Homeowners concerned about high premiums under proposed FEMA flood maps

Homeowners concerned about high premiums under proposed FEMA flood maps

SOCASTEE, SC (WMBF) - As Horry County awaits a response from FEMA on an extension of the appeal period, homeowners are starting to look at the effects the proposed flood maps could have on their flood insurance premiums.

Michael Sichitano lives along the Intracoastal Waterway in Socastee and said he currently pays about $400 a year for flood insurance. The estimate for his premium under the new flood maps is $5,999 a year.

"And that is the highest deductible," Sichitano said.

He added the water level during the October floods was still several feet below his pool deck.

"Then you have another 50 feet until you get into the house," he said.

Sichitano is also a real estate appraiser for FWIW Appraisal. He said he worries for the future of the housing market if the flood maps go through as proposed.

"It will have a trickle-down effect from your real estate to the developers to people buying supplies to what we kind of accommodate to, meaning baby boomers and the older generation, which is not going to buy a house," he said. "Unless it has an elevator, they're not going to even look at a house that has stairs in it. They want single-level living."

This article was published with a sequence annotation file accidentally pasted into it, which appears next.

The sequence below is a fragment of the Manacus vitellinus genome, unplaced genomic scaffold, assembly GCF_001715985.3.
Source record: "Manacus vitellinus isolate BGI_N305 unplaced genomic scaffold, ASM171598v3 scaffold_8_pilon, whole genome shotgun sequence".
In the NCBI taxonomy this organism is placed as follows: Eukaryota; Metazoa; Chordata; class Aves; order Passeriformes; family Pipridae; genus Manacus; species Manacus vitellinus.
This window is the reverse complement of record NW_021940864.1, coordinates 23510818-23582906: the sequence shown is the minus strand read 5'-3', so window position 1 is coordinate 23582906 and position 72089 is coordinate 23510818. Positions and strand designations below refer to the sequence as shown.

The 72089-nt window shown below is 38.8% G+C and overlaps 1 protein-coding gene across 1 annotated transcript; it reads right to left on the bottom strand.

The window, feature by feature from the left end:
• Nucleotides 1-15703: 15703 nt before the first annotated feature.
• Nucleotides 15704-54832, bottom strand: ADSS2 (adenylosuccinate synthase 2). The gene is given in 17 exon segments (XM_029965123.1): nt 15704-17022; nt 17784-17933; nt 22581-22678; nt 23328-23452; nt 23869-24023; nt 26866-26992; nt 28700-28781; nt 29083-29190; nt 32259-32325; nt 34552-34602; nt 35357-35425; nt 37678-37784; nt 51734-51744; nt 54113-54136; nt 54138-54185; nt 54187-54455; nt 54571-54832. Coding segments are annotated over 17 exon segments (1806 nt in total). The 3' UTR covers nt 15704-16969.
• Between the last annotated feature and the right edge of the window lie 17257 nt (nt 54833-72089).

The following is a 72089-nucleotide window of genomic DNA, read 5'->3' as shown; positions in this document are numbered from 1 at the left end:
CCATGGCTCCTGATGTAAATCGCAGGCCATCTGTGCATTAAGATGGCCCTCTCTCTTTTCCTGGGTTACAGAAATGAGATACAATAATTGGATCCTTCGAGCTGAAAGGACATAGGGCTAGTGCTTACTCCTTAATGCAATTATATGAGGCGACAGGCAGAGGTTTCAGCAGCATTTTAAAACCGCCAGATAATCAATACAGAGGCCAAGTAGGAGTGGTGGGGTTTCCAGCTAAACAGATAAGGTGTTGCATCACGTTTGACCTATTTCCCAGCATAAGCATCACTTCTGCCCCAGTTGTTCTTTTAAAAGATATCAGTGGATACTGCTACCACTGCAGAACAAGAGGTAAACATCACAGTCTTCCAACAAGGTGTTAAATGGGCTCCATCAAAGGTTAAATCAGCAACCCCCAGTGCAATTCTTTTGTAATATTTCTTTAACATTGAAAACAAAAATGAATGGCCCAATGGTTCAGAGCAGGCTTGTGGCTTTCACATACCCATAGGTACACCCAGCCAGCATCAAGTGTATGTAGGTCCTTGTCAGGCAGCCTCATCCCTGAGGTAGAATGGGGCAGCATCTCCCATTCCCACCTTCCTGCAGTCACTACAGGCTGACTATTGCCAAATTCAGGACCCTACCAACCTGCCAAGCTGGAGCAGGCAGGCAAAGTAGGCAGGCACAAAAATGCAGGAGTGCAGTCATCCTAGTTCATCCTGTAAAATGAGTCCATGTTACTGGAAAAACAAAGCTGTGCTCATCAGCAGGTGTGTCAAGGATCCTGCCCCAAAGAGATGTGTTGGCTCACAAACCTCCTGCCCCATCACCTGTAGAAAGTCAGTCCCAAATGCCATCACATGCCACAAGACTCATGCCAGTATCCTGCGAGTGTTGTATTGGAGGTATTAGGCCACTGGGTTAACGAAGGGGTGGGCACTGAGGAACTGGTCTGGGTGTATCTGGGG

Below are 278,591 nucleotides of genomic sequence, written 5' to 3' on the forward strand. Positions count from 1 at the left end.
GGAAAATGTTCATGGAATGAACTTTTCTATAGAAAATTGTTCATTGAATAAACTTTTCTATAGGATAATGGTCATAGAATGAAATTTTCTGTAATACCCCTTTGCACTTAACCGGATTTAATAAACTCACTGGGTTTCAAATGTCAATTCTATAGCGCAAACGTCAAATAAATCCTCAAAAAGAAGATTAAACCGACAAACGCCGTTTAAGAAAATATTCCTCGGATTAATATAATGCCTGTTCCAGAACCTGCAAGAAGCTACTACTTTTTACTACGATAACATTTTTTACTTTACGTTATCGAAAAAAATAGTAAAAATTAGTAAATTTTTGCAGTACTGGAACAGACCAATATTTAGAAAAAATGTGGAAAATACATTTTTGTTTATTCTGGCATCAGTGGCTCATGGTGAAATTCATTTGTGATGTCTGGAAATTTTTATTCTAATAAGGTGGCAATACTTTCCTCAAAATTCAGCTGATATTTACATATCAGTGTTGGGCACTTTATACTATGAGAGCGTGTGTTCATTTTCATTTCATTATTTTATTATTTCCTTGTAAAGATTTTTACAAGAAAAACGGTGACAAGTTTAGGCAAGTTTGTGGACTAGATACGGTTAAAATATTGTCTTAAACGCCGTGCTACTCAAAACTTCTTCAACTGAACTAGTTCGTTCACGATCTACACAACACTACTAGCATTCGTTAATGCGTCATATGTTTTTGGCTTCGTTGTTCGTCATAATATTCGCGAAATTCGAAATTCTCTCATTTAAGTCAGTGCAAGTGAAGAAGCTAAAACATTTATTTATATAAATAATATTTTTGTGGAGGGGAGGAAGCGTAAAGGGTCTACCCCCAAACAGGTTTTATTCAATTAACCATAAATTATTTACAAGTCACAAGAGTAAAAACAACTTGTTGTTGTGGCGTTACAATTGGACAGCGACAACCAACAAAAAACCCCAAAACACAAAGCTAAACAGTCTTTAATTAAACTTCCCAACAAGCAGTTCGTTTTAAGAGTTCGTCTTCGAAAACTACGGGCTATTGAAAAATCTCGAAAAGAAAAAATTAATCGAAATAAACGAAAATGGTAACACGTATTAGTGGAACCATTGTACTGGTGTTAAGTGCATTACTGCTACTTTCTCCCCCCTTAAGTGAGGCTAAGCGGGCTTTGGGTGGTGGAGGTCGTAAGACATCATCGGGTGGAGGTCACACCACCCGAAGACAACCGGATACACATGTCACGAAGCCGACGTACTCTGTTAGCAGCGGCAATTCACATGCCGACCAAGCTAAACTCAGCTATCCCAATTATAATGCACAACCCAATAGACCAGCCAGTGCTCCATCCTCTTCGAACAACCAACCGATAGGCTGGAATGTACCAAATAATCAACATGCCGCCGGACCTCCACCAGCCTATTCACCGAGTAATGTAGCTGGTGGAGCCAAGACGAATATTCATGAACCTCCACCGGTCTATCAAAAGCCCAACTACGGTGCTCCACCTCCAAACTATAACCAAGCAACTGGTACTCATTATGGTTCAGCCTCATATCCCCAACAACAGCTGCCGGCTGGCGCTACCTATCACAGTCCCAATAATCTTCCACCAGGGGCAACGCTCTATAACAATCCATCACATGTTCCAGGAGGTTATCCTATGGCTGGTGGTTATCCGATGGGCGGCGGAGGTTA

Richard Paugh is also worried about retirees already living in Socastee.

"There are people in my neighborhood that are retired who can't afford $2,000 or $3,000 or $4,000 a year for flood insurance and it makes no sense," Paugh said.

He said his house has never come close to flooding in the nearly 15 years he has lived there. He has also never paid for flood insurance. Under the proposed FEMA maps, he will have to start.

"The very back corner of my property is in the flood plain," Paugh said. "My house is way high."

Paugh has already talked to engineering consultants at The EARTHWORKS Group about disputing the maps. FEMA allows anyone to make an appeal, but the process will still cost him up to $600, he said.

"I have to hire an engineer to come out, certify my property that it is above the flood plain, submit it to the regulatory people to get it exempt," Paugh said.

However, paying for an exemption will save him money in the long-term instead of paying for insurance he said he truly doesn't need.

"For my home to flood, there would not be any Rosewood, there would not be any Lawsons Landing, Watson's Riverside," he said. "None of those would be there because they would all be underwater."

Paugh will first wait to see if Horry County makes an appeal and what the outcome of that is.

Maria Lamm, state coordinator for the flood mitigation program, said the Great Pee Dee River was studied for the first time and that river affects the Waccamaw River and the Intracoastal Waterway.

She said even though Horry County might have seen a 100-year storm on the Waccamaw River or the Intracoastal Waterway, the Great Pee Dee River did not experience such a weather event.

Lamm added the Great Pee Dee River's effects are what increased the base flood elevation level to 13 feet.

Copyright 2016 WMBF News. All rights reserved.